Mr. Kung Interview

InterviewA StubbornThings Interview by The Editor1/22/16
We take a moment out of our daily Trumpmania to ask a few questions of one of StubbornThing‘s more erudite members. Mr. Kung has traveled widely outside the United States, particularly in Asia, and has not only a respect for many aspects of Asian cultures but such experience has given him insights into our own.

StubbornThings: Mr. Kung, I understand that you have traveled extensively in the Orient, living there for some time years ago. You thus have a unique perspective on witnessing the changes that had occurred in America having been out of the country for a time and then having come back in. This needn’t be a short answer. What kinds of little things struck you that told you that you weren’t in Kansas anymore?

Kung Fu Zu: Let me start out by saying that very soon after my return to the USA I can remember thinking to myself, “What happened to this country?” Things had changed so much.

Perhaps the most striking thing was the degree to which Political Correctness had wormed its way into every nook and cranny of American life. People had become circumspect in their conversation. They hesitated to express firm opinions before getting hints from their interlocutor as to his position on almost any subject. Thus a certain amount of extra dishonesty entered into American’s daily life. I did not like this.

PC also destroys the beauty of language. I hate terms like Chairperson and Businessperson. One is a Chairman or Chairwoman.

Another major change, which I believe is related to Political Correctness, was the country had become much more bureaucratic. Lawyers, accountants and government regulations had taken over.

Around the world, America has always had the reputation of being a “can do” society without a lot of red tape. Is something difficult? No problem, we can do it. But things had changed drastically.

That America had changed was obvious to others besides me. A Chinese colleague, who knew the USA from the late 1970’s and early 1980’s, visited the USA a few years back on a business trip. He was stunned. My friend summed things up by saying, “The U.S.A. is becoming more communist and China is becoming more capitalist.” How sad is that?

Of course, there are other things which stand out, such as the sorry state of education or the proliferation of tattooed idiots with holes in their ears, cuff-links in their pierced eyebrows and the like. But that would take too long to discuss in detail.

ST: I understand that you have great affinity for the East and its cultures. The tendency is to over-glamorize that which is different, much as mindless multiculturalists do. Before asking about the good stuff, tell us some of the things you found hard or difficult about the Orient.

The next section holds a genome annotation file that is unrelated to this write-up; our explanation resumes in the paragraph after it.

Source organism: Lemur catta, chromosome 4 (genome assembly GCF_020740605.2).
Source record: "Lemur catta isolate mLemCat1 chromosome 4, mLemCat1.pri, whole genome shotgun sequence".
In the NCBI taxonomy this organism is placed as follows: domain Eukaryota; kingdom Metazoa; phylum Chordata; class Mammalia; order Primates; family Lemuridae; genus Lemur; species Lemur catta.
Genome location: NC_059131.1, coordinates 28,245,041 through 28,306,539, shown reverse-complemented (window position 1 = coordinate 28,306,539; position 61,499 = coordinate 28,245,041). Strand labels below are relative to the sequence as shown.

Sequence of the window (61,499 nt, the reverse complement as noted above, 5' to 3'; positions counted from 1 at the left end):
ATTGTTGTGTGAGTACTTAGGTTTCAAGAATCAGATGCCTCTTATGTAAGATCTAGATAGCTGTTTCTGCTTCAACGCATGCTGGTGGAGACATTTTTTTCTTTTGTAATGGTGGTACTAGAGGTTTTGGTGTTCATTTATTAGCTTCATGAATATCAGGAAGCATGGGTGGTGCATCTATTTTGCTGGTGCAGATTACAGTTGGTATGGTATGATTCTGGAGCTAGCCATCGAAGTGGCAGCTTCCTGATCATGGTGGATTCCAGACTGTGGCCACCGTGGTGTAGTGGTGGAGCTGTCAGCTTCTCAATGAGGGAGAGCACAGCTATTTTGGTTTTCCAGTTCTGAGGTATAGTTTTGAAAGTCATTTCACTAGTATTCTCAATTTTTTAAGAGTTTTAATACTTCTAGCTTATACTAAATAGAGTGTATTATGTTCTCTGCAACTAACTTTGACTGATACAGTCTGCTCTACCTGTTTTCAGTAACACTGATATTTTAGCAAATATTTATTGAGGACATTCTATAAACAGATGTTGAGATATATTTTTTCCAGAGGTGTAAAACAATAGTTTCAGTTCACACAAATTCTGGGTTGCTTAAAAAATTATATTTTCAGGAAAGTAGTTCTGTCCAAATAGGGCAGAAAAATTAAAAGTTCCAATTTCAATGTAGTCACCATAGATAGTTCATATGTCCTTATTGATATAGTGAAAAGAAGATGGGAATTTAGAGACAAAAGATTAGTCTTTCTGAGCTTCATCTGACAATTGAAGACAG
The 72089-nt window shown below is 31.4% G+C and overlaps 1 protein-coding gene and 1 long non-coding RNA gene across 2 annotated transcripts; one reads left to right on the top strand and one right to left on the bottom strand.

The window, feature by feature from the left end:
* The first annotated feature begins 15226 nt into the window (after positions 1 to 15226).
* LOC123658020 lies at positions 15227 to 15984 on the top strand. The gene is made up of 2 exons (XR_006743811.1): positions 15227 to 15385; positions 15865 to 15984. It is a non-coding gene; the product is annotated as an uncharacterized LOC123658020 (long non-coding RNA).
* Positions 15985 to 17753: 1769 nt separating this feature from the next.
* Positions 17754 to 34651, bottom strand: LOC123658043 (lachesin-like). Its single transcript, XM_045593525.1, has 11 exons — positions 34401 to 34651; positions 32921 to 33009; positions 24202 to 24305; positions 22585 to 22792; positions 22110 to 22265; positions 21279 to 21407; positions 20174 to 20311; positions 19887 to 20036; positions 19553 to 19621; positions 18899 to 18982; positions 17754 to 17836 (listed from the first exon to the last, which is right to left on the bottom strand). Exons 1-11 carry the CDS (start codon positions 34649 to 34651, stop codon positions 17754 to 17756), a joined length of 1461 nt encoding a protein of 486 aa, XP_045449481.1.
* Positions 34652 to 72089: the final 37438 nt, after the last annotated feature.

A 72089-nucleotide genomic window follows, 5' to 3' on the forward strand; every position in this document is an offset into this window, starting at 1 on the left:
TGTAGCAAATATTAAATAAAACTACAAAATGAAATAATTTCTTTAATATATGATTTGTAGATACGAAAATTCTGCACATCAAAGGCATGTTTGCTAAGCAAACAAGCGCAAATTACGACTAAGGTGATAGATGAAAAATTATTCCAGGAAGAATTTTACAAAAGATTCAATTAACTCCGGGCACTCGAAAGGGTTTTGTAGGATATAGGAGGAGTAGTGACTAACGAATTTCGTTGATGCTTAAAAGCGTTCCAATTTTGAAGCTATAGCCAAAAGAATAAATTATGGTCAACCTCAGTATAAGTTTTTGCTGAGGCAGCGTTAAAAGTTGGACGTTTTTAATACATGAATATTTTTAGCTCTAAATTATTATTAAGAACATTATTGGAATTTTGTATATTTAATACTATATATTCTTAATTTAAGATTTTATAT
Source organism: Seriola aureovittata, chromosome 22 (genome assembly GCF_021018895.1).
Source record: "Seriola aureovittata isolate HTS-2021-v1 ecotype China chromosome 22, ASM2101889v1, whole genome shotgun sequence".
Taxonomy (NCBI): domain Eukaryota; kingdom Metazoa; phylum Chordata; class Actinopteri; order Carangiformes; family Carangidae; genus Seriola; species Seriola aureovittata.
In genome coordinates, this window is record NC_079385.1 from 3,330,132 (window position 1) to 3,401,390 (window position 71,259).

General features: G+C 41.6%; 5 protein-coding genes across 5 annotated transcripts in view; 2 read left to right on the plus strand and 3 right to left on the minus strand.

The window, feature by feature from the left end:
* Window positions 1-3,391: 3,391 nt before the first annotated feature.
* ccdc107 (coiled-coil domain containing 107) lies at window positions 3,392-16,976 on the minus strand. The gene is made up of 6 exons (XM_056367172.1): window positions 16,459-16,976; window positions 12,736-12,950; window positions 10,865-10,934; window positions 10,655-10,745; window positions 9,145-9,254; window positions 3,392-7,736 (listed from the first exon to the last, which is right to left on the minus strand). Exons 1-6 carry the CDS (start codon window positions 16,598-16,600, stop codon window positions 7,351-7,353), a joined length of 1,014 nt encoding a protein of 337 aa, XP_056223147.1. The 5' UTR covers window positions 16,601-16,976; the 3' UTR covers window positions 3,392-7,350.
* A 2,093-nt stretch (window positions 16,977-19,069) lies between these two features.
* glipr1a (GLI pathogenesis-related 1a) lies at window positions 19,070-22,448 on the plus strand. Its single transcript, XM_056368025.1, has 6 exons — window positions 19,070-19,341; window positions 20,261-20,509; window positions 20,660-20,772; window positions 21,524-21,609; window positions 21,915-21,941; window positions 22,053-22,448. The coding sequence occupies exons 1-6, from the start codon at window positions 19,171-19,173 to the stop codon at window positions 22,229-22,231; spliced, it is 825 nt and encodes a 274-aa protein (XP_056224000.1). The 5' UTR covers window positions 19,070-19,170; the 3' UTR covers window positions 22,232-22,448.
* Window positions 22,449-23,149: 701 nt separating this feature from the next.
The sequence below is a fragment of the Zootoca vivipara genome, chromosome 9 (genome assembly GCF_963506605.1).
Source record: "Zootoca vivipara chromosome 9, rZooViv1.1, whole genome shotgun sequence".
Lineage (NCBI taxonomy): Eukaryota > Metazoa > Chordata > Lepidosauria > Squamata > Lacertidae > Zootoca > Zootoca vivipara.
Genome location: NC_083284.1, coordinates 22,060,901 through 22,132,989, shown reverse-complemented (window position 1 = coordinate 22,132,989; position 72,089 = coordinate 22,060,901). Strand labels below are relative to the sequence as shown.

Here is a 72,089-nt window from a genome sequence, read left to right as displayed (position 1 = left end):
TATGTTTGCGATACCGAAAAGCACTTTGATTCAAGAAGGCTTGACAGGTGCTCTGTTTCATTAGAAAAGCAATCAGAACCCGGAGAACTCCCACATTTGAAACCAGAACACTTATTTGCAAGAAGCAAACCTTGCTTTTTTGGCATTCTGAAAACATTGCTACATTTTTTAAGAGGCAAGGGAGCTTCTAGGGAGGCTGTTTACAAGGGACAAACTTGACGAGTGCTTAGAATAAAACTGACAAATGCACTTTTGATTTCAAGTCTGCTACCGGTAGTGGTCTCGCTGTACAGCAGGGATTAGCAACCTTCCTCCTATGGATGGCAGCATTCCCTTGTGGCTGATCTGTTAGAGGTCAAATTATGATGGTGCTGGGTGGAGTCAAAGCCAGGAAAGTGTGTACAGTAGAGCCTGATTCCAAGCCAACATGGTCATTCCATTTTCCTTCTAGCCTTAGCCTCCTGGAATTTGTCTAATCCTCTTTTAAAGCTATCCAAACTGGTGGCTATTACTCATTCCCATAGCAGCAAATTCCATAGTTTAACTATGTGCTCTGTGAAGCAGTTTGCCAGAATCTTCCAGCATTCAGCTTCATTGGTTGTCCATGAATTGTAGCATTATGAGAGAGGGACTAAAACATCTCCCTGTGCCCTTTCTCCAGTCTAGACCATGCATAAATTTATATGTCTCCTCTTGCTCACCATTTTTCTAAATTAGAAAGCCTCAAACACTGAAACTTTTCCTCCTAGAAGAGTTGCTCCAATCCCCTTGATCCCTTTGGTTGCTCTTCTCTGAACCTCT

KFZ: The Orient is a large place and there are some big differences between cultures. But there is no doubt that there are some commonalities which are apparent across the vast area. High on that list must be insane drivers.

Further down the list, it should be said that less value is placed on the individual human life than in the West.

Governments have always been more centralized and autocratic than in America. Citizens have less say in what happens, which I found annoying. Unfortunately, we seem to be tending in the Asian direction.

Asian cultures demand conformity much more than ours. One result of this is that the people are forced to find ways to get around the powers that be. This tends to engender some un-praiseworthy characteristics.

Sadly, many Asians have little concern about the environment outside their immediate area. By this I am not talking about Global Warming. What I mean is that they might keep their homes clean, but have no problem littering once they go out their front gate. This is one reason Singapore is so amazing. They created civic consciousness and the cleanest spot in S.E. Asia.

Finally, Americans complain about poverty here, but they have no idea what poverty really means. I have seen beggars in India who were so deformed and filthy that they looked like feral animals.

ST: I’ve come to learn that we both have an affinity for Asian women. From your perspective, why do you think they are superior? And are those special traits being diminished with the spread of Leftism in Asia? How americanized are Asians becoming, if at all?